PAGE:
“Over the past six years, high-growth small and medium enterprises (SMEs) that make up just 6 per cent of NSW firms created over 1 million new jobs,” Jobs for NSW chair David Thodey said.

“We want to create more high-growth SMEs by providing a stronger entrepreneurial ecosystem. By helping to build and support the start-up ecosystem in New South Wales we can encourage a pipeline for future growth businesses and jobs,” he said.

How does all of this impact fintech?

Financial services for SMEs could change dramatically over the next few years, wrote the Head of Operations & Innovation at Civilised Bank Will Beeson. After ridding the world of outdated, predatory incumbent banks in the interest of honest, hardworking, iPhone-wielding men and women, fintech was going to fundamentally address the woefully inadequate financial services available to small and medium-sized enterprises (SMEs).

However, nine years on from the 2008 financial crisis, retail customers still by and large seek financial services from incumbent organisations, and SMEs are hardly better off than they were before.

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In the early days of post-2008 fintech, a number of prominent alternative-lenders in the US and UK, including Kabbage, Funding Circle, MarketInvoice and others, stepped into the void when banks stopped extending credit to SMEs.

In the same period, a few high-profile payments companies, including Square, Stripe and Klarna, developed payment services for small and medium-sized businesses. Unfortunately, since then, there hasn’t been much action in SME fintech.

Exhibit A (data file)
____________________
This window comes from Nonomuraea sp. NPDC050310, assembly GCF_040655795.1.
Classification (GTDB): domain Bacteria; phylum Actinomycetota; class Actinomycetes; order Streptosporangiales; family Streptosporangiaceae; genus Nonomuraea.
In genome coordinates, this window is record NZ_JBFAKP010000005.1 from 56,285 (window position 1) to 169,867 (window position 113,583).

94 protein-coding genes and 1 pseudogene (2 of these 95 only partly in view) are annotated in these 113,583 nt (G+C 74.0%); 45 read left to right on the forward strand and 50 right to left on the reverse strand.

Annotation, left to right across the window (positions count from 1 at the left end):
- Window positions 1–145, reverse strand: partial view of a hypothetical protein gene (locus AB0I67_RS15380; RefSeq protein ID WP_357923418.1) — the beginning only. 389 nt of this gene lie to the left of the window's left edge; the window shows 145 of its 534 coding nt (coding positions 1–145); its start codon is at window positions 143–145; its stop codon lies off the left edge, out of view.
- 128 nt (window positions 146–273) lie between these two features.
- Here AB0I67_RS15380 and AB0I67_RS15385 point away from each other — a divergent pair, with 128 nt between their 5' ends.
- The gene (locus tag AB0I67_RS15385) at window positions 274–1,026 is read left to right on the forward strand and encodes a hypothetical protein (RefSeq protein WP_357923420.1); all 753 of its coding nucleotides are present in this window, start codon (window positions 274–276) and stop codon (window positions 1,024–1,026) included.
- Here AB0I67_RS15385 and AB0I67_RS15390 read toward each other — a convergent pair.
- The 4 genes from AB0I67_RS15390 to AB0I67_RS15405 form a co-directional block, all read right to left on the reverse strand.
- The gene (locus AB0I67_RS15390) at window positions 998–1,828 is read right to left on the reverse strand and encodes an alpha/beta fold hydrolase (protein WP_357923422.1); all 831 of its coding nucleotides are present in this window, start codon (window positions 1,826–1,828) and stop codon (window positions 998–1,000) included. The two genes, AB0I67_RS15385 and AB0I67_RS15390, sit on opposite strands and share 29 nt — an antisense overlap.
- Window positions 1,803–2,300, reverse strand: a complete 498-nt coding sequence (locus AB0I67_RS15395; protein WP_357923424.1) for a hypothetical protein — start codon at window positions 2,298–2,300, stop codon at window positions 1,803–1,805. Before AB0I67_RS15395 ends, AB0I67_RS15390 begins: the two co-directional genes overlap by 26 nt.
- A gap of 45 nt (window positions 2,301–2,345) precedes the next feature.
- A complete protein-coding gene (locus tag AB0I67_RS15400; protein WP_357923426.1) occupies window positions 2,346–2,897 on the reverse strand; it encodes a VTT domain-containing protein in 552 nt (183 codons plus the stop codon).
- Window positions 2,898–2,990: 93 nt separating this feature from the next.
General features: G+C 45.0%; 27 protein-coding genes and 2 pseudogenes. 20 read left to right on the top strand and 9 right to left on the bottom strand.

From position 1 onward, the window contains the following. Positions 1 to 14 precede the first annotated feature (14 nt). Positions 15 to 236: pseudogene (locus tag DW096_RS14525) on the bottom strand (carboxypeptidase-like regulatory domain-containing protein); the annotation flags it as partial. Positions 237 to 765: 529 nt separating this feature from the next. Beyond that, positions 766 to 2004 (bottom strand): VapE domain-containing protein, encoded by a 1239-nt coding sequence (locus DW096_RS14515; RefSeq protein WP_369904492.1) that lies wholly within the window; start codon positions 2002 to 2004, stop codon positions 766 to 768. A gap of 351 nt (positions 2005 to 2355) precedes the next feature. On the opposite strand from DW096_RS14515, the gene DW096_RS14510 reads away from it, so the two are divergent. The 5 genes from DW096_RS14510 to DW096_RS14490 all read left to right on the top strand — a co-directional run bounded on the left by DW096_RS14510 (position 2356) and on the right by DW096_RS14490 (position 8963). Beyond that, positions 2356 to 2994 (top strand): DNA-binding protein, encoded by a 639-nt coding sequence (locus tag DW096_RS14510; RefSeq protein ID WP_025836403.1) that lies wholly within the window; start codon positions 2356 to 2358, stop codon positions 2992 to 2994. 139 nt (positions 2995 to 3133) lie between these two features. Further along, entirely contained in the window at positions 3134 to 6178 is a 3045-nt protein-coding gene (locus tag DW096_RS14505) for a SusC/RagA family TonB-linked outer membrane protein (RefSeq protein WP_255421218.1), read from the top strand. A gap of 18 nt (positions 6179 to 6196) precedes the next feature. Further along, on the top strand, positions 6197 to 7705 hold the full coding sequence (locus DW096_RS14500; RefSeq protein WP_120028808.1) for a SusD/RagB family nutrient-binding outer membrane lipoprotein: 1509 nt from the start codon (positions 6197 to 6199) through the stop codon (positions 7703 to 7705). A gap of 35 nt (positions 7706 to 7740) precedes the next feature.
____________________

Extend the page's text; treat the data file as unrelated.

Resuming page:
Until now.

For the last year there were many representatives of neobanks (a term used to describe financial institutions that operate entirely through the internet) and many discussions around them with a lot of attention.

But most of them are neobanks for retail clients – and I think that neobanks for SMEs (like Holvi, Tochka, Tide, CivilizedBank) are booming right now and demand for digital banks for entrepreneurs will rapidly increasing during the current year.

Examining geographic distribution of neobanks, we can observe that most of them are located in Europe, with some interesting solutions in USA and Canada, big demand in Brazil and low activity in Asia.

This should motivate Asian banks and investors to look closely at what is created abroad, invest in it and work in collaboration with the teams involved on how to bring these solutions to Asian markets.

And bank branches, struggling to find their place in digital economy, can be a mix of digital banks’ showrooms and co-working spaces for bank customers (like it is already happening in US, Italy and Poland).


Vladislav is a Managing partner at Life.SREDA venture capital fund. He is also Chairman of the Board LifePay Global. Based in Singapore, he specialises in fintech investments.

The views expressed here are of the author’s, and e27 may not necessarily subscribe to them. e27 invites members from Asia’s tech industry and startup community to share their honest opinions and expert knowledge with our readers. If you are interested in sharing your point of view, submit your post here.